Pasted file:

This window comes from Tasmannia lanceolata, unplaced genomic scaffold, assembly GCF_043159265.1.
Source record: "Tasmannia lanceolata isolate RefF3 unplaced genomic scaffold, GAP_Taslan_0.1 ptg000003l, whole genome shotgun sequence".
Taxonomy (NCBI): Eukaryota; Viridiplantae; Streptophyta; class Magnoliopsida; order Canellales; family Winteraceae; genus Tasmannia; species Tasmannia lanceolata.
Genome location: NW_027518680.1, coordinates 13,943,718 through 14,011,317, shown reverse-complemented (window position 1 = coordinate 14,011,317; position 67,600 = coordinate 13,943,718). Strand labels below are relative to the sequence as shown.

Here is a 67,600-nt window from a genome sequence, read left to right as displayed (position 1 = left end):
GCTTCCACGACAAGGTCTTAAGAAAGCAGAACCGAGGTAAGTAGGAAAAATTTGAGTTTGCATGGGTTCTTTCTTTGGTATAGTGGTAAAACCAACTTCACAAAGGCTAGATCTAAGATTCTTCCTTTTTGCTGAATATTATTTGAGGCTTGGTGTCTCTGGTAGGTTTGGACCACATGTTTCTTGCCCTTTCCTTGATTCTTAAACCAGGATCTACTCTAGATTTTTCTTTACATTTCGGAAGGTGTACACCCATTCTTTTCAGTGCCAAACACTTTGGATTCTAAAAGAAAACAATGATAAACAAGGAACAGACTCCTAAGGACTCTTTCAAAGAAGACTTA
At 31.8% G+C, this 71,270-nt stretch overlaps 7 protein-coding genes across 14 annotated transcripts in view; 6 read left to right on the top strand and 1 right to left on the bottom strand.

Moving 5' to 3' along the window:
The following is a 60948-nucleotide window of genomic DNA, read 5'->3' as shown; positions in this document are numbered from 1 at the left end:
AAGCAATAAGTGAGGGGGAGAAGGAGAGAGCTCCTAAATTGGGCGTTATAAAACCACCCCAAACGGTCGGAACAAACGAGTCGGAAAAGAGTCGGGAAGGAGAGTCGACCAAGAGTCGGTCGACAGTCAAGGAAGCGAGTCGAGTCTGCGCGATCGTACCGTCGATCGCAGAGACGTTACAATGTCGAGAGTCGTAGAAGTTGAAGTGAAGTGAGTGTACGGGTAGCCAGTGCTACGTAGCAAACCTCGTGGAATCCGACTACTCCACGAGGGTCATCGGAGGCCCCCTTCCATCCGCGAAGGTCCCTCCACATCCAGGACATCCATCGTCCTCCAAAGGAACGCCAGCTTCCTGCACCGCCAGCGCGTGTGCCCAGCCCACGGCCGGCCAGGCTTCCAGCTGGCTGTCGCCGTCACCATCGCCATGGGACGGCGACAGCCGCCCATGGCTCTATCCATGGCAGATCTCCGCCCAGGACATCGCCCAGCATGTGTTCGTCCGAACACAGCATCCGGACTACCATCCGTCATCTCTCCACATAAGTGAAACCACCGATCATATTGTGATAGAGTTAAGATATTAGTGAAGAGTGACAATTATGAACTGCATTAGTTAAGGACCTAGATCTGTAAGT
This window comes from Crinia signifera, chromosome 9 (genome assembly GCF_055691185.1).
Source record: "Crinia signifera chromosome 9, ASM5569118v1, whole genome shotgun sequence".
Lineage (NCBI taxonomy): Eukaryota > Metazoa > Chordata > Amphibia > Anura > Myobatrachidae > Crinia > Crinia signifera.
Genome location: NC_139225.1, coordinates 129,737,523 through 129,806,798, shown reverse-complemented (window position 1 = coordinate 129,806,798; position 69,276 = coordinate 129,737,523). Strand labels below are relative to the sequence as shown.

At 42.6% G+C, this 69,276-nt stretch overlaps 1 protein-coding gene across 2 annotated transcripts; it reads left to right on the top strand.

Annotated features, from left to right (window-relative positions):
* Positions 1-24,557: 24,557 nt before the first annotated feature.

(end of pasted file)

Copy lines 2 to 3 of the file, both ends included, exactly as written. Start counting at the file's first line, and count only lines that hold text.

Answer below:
Source record: "Tasmannia lanceolata isolate RefF3 unplaced genomic scaffold, GAP_Taslan_0.1 ptg000003l, whole genome shotgun sequence".
Taxonomy (NCBI): Eukaryota; Viridiplantae; Streptophyta; class Magnoliopsida; order Canellales; family Winteraceae; genus Tasmannia; species Tasmannia lanceolata.